While many people think of Teflon-coated pans as the original non-stick cooking pan, cast iron pans have been popular kitchen staples for decades and proper seasoning gives them a perfect non-stick surface. The seasoning process, also known as curing, fills an iron pan's tiny pores and cavities with grease to form a smooth, non-stick surface that resists rust and cleans up easily. Cast iron cookware also heats deeply and evenly and can last a lifetime with proper care.
Things You'll Need
- Vegetable oil, shortening or lard
- Aluminum foil or a baking sheet
Many new cast iron griddles and pans come with a protective wax coating which must be removed before use. Simply scrub the griddle with a soapy scouring pad and hot water until the coating is gone.
Rub the inside surface of the iron griddle with a thin coat of vegetable oil, shortening or lard.
With a baking sheet or aluminum foil under the pan to catch any drips, place the griddle upside-down in the oven and heat for one hour at 300 to 500 degrees.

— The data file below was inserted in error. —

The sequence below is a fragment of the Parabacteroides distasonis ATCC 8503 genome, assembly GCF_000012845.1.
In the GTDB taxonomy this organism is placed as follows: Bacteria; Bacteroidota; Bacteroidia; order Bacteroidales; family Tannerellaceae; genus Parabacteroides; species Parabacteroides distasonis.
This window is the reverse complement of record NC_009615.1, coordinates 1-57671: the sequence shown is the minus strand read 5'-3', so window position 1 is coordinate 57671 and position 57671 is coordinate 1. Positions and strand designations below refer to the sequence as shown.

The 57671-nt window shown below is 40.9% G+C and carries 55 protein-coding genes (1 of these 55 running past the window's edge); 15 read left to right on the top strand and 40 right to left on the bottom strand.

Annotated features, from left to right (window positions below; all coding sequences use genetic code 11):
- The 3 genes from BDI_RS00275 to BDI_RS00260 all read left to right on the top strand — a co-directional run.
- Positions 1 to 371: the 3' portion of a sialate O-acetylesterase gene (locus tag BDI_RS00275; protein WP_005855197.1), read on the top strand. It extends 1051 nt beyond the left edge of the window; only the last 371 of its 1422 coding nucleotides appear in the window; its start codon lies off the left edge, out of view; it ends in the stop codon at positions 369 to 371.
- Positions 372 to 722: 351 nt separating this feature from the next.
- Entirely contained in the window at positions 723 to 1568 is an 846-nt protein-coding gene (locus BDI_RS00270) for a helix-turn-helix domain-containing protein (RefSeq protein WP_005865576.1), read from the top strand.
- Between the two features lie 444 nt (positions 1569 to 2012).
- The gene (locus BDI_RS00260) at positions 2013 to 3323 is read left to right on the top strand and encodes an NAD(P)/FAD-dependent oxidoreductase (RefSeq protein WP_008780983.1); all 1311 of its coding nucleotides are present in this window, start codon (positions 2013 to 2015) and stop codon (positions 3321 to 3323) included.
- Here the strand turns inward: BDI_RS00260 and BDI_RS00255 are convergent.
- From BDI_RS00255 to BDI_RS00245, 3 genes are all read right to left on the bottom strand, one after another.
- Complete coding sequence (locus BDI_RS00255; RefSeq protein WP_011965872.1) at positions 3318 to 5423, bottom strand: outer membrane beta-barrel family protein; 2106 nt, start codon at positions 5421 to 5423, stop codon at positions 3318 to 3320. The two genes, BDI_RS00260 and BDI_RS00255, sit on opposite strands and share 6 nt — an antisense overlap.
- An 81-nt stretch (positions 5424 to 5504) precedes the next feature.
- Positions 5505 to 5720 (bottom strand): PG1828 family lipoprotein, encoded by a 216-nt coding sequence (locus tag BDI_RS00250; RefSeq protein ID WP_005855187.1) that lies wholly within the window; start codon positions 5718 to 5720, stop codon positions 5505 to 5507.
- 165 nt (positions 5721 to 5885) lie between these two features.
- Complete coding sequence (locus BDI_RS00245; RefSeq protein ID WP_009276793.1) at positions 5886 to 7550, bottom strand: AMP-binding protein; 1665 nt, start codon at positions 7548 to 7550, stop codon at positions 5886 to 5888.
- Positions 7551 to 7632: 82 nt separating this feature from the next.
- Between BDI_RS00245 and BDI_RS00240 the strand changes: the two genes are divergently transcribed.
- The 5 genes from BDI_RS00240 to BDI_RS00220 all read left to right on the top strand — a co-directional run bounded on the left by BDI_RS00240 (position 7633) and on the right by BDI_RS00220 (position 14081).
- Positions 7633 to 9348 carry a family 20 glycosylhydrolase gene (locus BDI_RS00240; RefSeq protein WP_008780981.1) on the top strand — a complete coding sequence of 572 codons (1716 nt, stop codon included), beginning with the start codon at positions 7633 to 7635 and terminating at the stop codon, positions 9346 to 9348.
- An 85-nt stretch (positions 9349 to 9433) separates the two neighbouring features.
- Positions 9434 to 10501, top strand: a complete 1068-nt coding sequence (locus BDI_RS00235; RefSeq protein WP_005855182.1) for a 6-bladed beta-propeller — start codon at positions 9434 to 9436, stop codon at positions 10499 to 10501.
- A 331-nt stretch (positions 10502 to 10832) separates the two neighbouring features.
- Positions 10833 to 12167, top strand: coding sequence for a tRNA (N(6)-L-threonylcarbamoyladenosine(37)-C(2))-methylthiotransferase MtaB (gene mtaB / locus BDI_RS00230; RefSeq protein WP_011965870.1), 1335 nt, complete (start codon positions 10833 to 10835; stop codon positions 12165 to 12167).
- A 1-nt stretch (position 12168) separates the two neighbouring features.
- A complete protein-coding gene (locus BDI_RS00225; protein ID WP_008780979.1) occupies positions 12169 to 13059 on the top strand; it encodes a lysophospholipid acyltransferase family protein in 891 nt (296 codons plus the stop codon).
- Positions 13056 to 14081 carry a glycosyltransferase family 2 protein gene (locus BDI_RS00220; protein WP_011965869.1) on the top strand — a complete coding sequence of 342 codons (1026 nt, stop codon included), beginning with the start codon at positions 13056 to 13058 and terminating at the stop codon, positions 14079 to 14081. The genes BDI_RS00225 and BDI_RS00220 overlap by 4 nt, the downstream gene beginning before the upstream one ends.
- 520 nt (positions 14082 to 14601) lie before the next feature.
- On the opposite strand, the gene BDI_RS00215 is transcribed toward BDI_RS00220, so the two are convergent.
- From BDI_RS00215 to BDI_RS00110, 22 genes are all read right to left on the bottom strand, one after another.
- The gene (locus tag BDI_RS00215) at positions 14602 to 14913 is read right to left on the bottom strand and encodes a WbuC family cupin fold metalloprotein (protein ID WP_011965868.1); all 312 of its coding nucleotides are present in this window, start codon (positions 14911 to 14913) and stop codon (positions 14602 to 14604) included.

Let the griddle cool, then repeat the heating and cooling process three or more times.
Every time you cook with oil or fat, your griddle will be reseasoned.
Tips & Warnings
- After cooking with your seasoned griddle, simply scrape away food bits with a wooden spoon and wipe the surface with a paper towel with a bit of oil on it. For tougher cooking messes, you can clean an iron griddle with a soft cloth and a small amount of mild soap but you'll need to re-season the surface afterward, since soap will remove some of the oil coating. Iron cookware should be completely dry before being put away. A warm oven can help dry any lingering moisture.
- Avoid putting large amounts of cold liquid on a hot iron griddle or submerging the hot griddle in water as this can cause cracks. Never clean iron cookware in the dishwasher.
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